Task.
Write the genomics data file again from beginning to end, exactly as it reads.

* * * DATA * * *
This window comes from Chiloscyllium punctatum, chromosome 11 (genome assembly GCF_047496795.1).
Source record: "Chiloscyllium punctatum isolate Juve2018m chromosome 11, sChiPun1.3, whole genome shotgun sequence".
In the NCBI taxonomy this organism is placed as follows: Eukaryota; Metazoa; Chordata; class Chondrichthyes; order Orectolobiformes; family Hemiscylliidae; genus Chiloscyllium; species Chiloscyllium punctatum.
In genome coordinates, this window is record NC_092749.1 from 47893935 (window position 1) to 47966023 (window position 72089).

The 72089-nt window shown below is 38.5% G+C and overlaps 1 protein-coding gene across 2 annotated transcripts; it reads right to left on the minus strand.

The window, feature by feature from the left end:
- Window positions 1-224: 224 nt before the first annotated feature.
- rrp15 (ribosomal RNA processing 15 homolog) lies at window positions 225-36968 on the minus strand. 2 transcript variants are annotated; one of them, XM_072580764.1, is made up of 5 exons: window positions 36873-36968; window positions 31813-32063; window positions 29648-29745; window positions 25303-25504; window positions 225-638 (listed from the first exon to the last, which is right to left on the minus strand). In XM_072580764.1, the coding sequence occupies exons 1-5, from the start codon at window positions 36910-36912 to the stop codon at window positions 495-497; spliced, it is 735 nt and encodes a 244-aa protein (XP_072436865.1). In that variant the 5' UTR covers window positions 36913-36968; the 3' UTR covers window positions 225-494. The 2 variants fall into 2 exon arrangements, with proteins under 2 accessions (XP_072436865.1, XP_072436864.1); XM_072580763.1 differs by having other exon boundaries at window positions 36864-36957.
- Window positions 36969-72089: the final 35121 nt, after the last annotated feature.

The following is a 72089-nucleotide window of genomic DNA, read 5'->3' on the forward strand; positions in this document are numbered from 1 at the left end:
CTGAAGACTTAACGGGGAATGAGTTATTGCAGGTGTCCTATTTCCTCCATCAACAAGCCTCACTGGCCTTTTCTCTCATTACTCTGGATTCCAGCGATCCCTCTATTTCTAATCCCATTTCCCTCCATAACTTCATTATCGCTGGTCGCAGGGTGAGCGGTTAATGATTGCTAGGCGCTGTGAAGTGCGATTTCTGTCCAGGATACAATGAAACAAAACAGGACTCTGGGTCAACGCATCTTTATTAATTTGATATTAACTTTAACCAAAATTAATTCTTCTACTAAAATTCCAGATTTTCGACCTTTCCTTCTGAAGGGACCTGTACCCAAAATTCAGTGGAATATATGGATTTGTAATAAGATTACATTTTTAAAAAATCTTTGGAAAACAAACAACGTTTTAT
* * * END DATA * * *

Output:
This window comes from Chiloscyllium punctatum, chromosome 11 (genome assembly GCF_047496795.1).
Source record: "Chiloscyllium punctatum isolate Juve2018m chromosome 11, sChiPun1.3, whole genome shotgun sequence".
In the NCBI taxonomy this organism is placed as follows: Eukaryota; Metazoa; Chordata; class Chondrichthyes; order Orectolobiformes; family Hemiscylliidae; genus Chiloscyllium; species Chiloscyllium punctatum.
In genome coordinates, this window is record NC_092749.1 from 47893935 (window position 1) to 47966023 (window position 72089).

The 72089-nt window shown below is 38.5% G+C and overlaps 1 protein-coding gene across 2 annotated transcripts; it reads right to left on the minus strand.

The window, feature by feature from the left end:
- Window positions 1-224: 224 nt before the first annotated feature.
- rrp15 (ribosomal RNA processing 15 homolog) lies at window positions 225-36968 on the minus strand. 2 transcript variants are annotated; one of them, XM_072580764.1, is made up of 5 exons: window positions 36873-36968; window positions 31813-32063; window positions 29648-29745; window positions 25303-25504; window positions 225-638 (listed from the first exon to the last, which is right to left on the minus strand). In XM_072580764.1, the coding sequence occupies exons 1-5, from the start codon at window positions 36910-36912 to the stop codon at window positions 495-497; spliced, it is 735 nt and encodes a 244-aa protein (XP_072436865.1). In that variant the 5' UTR covers window positions 36913-36968; the 3' UTR covers window positions 225-494. The 2 variants fall into 2 exon arrangements, with proteins under 2 accessions (XP_072436865.1, XP_072436864.1); XM_072580763.1 differs by having other exon boundaries at window positions 36864-36957.
- Window positions 36969-72089: the final 35121 nt, after the last annotated feature.

The following is a 72089-nucleotide window of genomic DNA, read 5'->3' on the forward strand; positions in this document are numbered from 1 at the left end:
CTGAAGACTTAACGGGGAATGAGTTATTGCAGGTGTCCTATTTCCTCCATCAACAAGCCTCACTGGCCTTTTCTCTCATTACTCTGGATTCCAGCGATCCCTCTATTTCTAATCCCATTTCCCTCCATAACTTCATTATCGCTGGTCGCAGGGTGAGCGGTTAATGATTGCTAGGCGCTGTGAAGTGCGATTTCTGTCCAGGATACAATGAAACAAAACAGGACTCTGGGTCAACGCATCTTTATTAATTTGATATTAACTTTAACCAAAATTAATTCTTCTACTAAAATTCCAGATTTTCGACCTTTCCTTCTGAAGGGACCTGTACCCAAAATTCAGTGGAATATATGGATTTGTAATAAGATTACATTTTTAAAAAATCTTTGGAAAACAAACAACGTTTTAT